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The Church of the Greci Uniti, Livorno
Photo © Wikipedia
Photo © Wikipedia

Journey through the places of faith in Livorno

A journey overlooking the sea to discover the different religious architectural sites in the city

There are numerous historical and architectural presences in Livorno that bear witness to the religious faiths that have coexisted in the city over the centuries; in addition to the Catholic churches, especially linked to the Marian cult, there are in fact numerous places of worship of several communities: Jewish, Greek, Armenian, Dutch-German and English.

Contents
  • 1.
    Church of the Armenians
  • 2.
    Church of Santissima Annunziata or of the Greci Uniti
  • 3.
    Church of the Dutch
  • 4.
    Synagogue
  • 5.
    Anglican Church

Church of the Armenians

Facade of the Church of the Armenians
Facade of the Church of the Armenians - Credit: Wikipedia

On Via della Madonna you can admire the splendid Baroque facade of the Church of the Armenians - of which the actual interior can no longer be visited. The building is what remains of the Armenian Catholic church built in Livorno between 1709 and 1713.
Hit by bombing during World War II, it was never rebuilt.

Church of Santissima Annunziata or of the Greci Uniti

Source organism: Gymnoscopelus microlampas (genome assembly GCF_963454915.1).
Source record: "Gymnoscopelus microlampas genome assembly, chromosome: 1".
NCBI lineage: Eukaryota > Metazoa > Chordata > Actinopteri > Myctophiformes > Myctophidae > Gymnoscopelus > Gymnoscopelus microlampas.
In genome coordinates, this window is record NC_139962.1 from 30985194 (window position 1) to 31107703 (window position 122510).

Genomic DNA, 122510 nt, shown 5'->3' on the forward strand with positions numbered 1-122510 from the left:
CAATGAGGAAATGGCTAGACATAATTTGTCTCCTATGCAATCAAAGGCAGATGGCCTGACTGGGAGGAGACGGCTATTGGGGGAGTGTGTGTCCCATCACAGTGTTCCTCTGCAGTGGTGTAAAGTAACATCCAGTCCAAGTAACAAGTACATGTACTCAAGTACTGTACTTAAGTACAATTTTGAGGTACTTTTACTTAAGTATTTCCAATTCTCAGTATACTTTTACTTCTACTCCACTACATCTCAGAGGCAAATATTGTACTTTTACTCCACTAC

The Church of Santissima Annunziata or of the Greci Uniti
The Church of Santissima Annunziata or of the Greci Uniti - Credit: Wikipedia

Built in the 17th century, where beautiful wooden iconostases are to be found inside, it is a church so called because of the professed Greek Catholic religious rite. It is located in the center of the city, on Via della Madonna, a few meters from the Temple of San Gregorio.

Church of the Dutch

The Church of the Dutch
The Church of the Dutch - Credit: Wikipedia

The Temple of the Dutch German Congregation, also known as the Church of the Dutch, is a Protestant place of worship, a rare example of neo-Gothic architecture in Livorno.
The facade has three rose windows and the central one, located above the main entrance, is decorated with floral motifs. The interior, on a rectangular plan, culminates in a large circular apse. The building was spared the bombing of World War II but was despoiled of its organ; after the war it hosted very important concerts, including one by the famous guitarist Andrès Segovia in 1949.

Synagogue

The Synagogue of Livorno
The Synagogue of Livorno - Credit: Wikipedia

In Piazza Benamozegh stands the present Israelite Temple, entirely rebuilt after the original synagogue was destroyed by damage in World War II.
The structure, made of mighty reinforced concrete ribs, encloses infill panels in which octagonal and hexagonal windows can be seen and the apse, in which tiny triangular openings create a striking play of light.

Anglican Church

The Anglican Church in Livorno
The Anglican Church in Livorno - Credit: Wikipedia

On Via Verdi, opposite the entrance to the Old English Cemetery, we find the neoclassical Anglican Church.
The origin of English presence in Livorno can be traced back as early as the 17th century, when, after the port was enlarged to the design of Anglo-Saxon Sir Robert Dudley, the English navy made Livorno its base for patrolling the Mediterranean routes.

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